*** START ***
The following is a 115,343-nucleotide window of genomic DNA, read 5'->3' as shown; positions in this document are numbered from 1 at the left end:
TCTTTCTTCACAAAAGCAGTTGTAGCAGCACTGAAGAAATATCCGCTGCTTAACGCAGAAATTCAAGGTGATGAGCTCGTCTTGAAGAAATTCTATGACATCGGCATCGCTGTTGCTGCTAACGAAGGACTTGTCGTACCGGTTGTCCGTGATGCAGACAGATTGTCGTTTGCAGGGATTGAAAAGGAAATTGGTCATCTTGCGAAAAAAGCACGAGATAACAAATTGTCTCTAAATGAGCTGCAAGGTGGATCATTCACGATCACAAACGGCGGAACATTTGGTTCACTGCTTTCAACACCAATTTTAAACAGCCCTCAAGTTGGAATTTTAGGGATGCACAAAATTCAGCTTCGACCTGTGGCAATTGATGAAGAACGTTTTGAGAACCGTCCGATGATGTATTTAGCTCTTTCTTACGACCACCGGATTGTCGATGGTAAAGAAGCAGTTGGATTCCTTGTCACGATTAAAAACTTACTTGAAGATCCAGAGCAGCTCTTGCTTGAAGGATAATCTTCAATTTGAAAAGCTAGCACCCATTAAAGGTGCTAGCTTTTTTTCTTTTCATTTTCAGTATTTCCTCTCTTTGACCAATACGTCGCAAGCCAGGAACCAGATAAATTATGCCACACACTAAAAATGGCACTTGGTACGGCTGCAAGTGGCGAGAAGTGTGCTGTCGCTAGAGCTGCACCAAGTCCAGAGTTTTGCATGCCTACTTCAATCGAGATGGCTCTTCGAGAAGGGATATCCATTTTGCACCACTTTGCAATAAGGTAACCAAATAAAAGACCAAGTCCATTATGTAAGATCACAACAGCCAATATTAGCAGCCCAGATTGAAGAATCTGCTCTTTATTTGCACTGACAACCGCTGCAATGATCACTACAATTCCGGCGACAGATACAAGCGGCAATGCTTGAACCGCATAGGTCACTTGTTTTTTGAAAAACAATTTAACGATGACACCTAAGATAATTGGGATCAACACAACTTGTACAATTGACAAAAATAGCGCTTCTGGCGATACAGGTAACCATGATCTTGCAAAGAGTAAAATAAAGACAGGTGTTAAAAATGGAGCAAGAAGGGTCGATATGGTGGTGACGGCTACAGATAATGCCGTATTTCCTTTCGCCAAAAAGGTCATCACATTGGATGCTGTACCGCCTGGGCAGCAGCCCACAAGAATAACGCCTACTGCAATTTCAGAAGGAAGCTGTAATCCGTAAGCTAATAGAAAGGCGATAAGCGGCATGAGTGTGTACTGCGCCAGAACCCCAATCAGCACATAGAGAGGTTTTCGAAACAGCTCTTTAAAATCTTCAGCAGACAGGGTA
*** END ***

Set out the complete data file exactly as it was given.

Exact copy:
The following is a 115,343-nucleotide window of genomic DNA, read 5'->3' as shown; positions in this document are numbered from 1 at the left end:
TCTTTCTTCACAAAAGCAGTTGTAGCAGCACTGAAGAAATATCCGCTGCTTAACGCAGAAATTCAAGGTGATGAGCTCGTCTTGAAGAAATTCTATGACATCGGCATCGCTGTTGCTGCTAACGAAGGACTTGTCGTACCGGTTGTCCGTGATGCAGACAGATTGTCGTTTGCAGGGATTGAAAAGGAAATTGGTCATCTTGCGAAAAAAGCACGAGATAACAAATTGTCTCTAAATGAGCTGCAAGGTGGATCATTCACGATCACAAACGGCGGAACATTTGGTTCACTGCTTTCAACACCAATTTTAAACAGCCCTCAAGTTGGAATTTTAGGGATGCACAAAATTCAGCTTCGACCTGTGGCAATTGATGAAGAACGTTTTGAGAACCGTCCGATGATGTATTTAGCTCTTTCTTACGACCACCGGATTGTCGATGGTAAAGAAGCAGTTGGATTCCTTGTCACGATTAAAAACTTACTTGAAGATCCAGAGCAGCTCTTGCTTGAAGGATAATCTTCAATTTGAAAAGCTAGCACCCATTAAAGGTGCTAGCTTTTTTTCTTTTCATTTTCAGTATTTCCTCTCTTTGACCAATACGTCGCAAGCCAGGAACCAGATAAATTATGCCACACACTAAAAATGGCACTTGGTACGGCTGCAAGTGGCGAGAAGTGTGCTGTCGCTAGAGCTGCACCAAGTCCAGAGTTTTGCATGCCTACTTCAATCGAGATGGCTCTTCGAGAAGGGATATCCATTTTGCACCACTTTGCAATAAGGTAACCAAATAAAAGACCAAGTCCATTATGTAAGATCACAACAGCCAATATTAGCAGCCCAGATTGAAGAATCTGCTCTTTATTTGCACTGACAACCGCTGCAATGATCACTACAATTCCGGCGACAGATACAAGCGGCAATGCTTGAACCGCATAGGTCACTTGTTTTTTGAAAAACAATTTAACGATGACACCTAAGATAATTGGGATCAACACAACTTGTACAATTGACAAAAATAGCGCTTCTGGCGATACAGGTAACCATGATCTTGCAAAGAGTAAAATAAAGACAGGTGTTAAAAATGGAGCAAGAAGGGTCGATATGGTGGTGACGGCTACAGATAATGCCGTATTTCCTTTCGCCAAAAAGGTCATCACATTGGATGCTGTACCGCCTGGGCAGCAGCCCACAAGAATAACGCCTACTGCAATTTCAGAAGGAAGCTGTAATCCGTAAGCTAATAGAAAGGCGATAAGCGGCATGAGTGTGTACTGCGCCAGAACCCCAATCAGCACATAGAGAGGTTTTCGAAACAGCTCTTTAAAATCTTCAGCAGACAGGGTA